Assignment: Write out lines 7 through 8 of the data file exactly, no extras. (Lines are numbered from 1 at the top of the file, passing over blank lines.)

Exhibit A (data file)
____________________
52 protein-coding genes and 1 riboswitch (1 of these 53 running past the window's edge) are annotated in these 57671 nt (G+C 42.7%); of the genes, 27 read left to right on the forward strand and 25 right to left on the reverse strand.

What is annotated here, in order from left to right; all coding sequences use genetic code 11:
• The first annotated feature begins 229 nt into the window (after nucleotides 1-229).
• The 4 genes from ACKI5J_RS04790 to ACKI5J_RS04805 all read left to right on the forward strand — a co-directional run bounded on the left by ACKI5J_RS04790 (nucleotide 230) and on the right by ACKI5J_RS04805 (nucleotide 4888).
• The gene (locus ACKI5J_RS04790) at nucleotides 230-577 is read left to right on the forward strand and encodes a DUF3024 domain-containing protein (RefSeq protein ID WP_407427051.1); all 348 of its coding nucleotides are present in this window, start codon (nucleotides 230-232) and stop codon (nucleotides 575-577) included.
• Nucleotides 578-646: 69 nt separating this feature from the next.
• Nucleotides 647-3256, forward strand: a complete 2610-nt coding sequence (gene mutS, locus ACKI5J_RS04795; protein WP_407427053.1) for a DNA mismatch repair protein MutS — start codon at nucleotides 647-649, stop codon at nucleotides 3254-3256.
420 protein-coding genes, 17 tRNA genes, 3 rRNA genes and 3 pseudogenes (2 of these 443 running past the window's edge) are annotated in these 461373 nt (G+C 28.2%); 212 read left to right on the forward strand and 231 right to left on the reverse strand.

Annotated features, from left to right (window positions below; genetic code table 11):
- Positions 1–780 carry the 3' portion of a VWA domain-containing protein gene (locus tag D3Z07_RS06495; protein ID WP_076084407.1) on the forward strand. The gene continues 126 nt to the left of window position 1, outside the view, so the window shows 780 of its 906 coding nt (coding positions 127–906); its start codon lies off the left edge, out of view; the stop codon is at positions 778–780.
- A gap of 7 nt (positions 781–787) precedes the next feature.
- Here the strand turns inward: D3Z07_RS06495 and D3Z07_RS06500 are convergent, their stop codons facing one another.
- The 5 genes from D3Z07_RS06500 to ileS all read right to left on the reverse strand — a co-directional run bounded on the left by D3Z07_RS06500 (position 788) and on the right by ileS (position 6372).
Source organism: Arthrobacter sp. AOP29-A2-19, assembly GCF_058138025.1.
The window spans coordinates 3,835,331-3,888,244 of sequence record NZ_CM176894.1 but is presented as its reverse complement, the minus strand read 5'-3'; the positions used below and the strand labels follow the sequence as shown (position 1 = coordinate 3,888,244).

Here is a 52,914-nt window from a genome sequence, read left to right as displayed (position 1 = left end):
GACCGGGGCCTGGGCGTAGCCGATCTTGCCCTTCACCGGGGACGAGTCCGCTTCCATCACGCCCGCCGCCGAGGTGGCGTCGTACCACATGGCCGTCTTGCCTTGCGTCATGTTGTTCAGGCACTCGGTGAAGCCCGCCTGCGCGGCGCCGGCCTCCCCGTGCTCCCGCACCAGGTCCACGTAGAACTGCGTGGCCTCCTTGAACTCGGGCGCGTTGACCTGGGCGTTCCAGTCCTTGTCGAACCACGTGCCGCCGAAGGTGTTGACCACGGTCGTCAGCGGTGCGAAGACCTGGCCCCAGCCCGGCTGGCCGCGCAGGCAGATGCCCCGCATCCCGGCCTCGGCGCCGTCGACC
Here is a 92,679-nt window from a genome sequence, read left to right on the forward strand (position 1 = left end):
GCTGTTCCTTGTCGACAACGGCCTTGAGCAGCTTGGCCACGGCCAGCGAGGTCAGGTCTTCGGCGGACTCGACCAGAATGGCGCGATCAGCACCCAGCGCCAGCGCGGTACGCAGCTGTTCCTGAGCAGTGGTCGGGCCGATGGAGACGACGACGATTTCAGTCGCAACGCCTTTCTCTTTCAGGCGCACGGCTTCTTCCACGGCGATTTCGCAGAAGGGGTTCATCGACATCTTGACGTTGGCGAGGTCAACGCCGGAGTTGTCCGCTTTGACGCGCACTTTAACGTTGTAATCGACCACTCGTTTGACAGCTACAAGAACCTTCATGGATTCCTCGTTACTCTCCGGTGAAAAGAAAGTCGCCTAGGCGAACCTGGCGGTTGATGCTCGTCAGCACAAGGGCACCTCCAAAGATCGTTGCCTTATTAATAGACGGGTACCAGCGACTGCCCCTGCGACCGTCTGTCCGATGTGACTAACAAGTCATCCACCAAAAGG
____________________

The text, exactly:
• Nucleotides 647-3256, forward strand: a complete 2610-nt coding sequence (gene mutS, locus ACKI5J_RS04795; protein WP_407427053.1) for a DNA mismatch repair protein MutS — start codon at nucleotides 647-649, stop codon at nucleotides 3254-3256.
420 protein-coding genes, 17 tRNA genes, 3 rRNA genes and 3 pseudogenes (2 of these 443 running past the window's edge) are annotated in these 461373 nt (G+C 28.2%); 212 read left to right on the forward strand and 231 right to left on the reverse strand.